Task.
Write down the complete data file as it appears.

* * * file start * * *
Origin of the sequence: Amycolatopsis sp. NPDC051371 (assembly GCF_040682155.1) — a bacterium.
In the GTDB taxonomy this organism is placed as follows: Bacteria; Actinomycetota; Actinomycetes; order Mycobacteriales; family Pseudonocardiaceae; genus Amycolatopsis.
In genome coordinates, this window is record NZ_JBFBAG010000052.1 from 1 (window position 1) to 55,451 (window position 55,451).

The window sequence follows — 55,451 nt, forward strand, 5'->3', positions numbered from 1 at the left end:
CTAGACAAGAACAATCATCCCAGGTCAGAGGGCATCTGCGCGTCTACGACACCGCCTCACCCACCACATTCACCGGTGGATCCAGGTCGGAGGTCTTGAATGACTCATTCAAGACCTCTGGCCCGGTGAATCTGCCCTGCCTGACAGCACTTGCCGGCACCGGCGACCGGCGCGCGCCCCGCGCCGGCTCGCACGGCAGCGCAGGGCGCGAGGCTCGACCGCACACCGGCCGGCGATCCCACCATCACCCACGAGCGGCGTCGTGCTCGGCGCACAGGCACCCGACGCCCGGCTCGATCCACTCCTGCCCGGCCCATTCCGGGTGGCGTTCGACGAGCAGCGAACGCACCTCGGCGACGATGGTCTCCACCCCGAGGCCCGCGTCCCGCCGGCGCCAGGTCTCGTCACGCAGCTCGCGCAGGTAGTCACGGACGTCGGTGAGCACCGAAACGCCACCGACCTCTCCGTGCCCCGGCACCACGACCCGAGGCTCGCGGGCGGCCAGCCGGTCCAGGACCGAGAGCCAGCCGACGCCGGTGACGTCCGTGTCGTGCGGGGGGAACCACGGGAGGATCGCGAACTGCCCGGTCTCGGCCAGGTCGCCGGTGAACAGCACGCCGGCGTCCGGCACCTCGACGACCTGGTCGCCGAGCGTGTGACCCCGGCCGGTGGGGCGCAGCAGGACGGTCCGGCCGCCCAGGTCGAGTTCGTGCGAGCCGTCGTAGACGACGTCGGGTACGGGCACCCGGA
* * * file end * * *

Origin of the sequence: Amycolatopsis sp. NPDC051371 (assembly GCF_040682155.1) — a bacterium.
In the GTDB taxonomy this organism is placed as follows: Bacteria; Actinomycetota; Actinomycetes; order Mycobacteriales; family Pseudonocardiaceae; genus Amycolatopsis.
In genome coordinates, this window is record NZ_JBFBAG010000052.1 from 1 (window position 1) to 55,451 (window position 55,451).

The window sequence follows — 55,451 nt, forward strand, 5'->3', positions numbered from 1 at the left end:
CTAGACAAGAACAATCATCCCAGGTCAGAGGGCATCTGCGCGTCTACGACACCGCCTCACCCACCACATTCACCGGTGGATCCAGGTCGGAGGTCTTGAATGACTCATTCAAGACCTCTGGCCCGGTGAATCTGCCCTGCCTGACAGCACTTGCCGGCACCGGCGACCGGCGCGCGCCCCGCGCCGGCTCGCACGGCAGCGCAGGGCGCGAGGCTCGACCGCACACCGGCCGGCGATCCCACCATCACCCACGAGCGGCGTCGTGCTCGGCGCACAGGCACCCGACGCCCGGCTCGATCCACTCCTGCCCGGCCCATTCCGGGTGGCGTTCGACGAGCAGCGAACGCACCTCGGCGACGATGGTCTCCACCCCGAGGCCCGCGTCCCGCCGGCGCCAGGTCTCGTCACGCAGCTCGCGCAGGTAGTCACGGACGTCGGTGAGCACCGAAACGCCACCGACCTCTCCGTGCCCCGGCACCACGACCCGAGGCTCGCGGGCGGCCAGCCGGTCCAGGACCGAGAGCCAGCCGACGCCGGTGACGTCCGTGTCGTGCGGGGGGAACCACGGGAGGATCGCGAACTGCCCGGTCTCGGCCAGGTCGCCGGTGAACAGCACGCCGGCGTCCGGCACCTCGACGACCTGGTCGCCGAGCGTGTGACCCCGGCCGGTGGGGCGCAGCAGGACGGTCCGGCCGCCCAGGTCGAGTTCGTGCGAGCCGTCGTAGACGACGTCGGGTACGGGCACCCGGA